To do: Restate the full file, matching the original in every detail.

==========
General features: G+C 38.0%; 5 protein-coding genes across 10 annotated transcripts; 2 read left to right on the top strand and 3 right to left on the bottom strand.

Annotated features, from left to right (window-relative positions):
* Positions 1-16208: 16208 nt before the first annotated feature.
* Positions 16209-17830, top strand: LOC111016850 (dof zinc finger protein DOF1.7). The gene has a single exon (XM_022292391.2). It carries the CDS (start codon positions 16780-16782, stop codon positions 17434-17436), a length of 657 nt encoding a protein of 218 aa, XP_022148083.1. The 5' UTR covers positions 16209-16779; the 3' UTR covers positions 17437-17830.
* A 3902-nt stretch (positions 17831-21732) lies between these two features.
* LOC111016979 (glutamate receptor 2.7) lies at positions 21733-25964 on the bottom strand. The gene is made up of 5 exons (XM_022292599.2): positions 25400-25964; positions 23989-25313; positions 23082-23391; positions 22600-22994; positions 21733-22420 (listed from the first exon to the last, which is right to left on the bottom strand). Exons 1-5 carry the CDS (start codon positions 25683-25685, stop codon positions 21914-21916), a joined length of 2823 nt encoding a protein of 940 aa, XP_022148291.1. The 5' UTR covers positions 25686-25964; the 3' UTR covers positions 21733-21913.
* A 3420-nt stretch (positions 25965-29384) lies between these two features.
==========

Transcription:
General features: G+C 38.0%; 5 protein-coding genes across 10 annotated transcripts; 2 read left to right on the top strand and 3 right to left on the bottom strand.

Annotated features, from left to right (window-relative positions):
* Positions 1-16208: 16208 nt before the first annotated feature.
* Positions 16209-17830, top strand: LOC111016850 (dof zinc finger protein DOF1.7). The gene has a single exon (XM_022292391.2). It carries the CDS (start codon positions 16780-16782, stop codon positions 17434-17436), a length of 657 nt encoding a protein of 218 aa, XP_022148083.1. The 5' UTR covers positions 16209-16779; the 3' UTR covers positions 17437-17830.
* A 3902-nt stretch (positions 17831-21732) lies between these two features.
* LOC111016979 (glutamate receptor 2.7) lies at positions 21733-25964 on the bottom strand. The gene is made up of 5 exons (XM_022292599.2): positions 25400-25964; positions 23989-25313; positions 23082-23391; positions 22600-22994; positions 21733-22420 (listed from the first exon to the last, which is right to left on the bottom strand). Exons 1-5 carry the CDS (start codon positions 25683-25685, stop codon positions 21914-21916), a joined length of 2823 nt encoding a protein of 940 aa, XP_022148291.1. The 5' UTR covers positions 25686-25964; the 3' UTR covers positions 21733-21913.
* A 3420-nt stretch (positions 25965-29384) lies between these two features.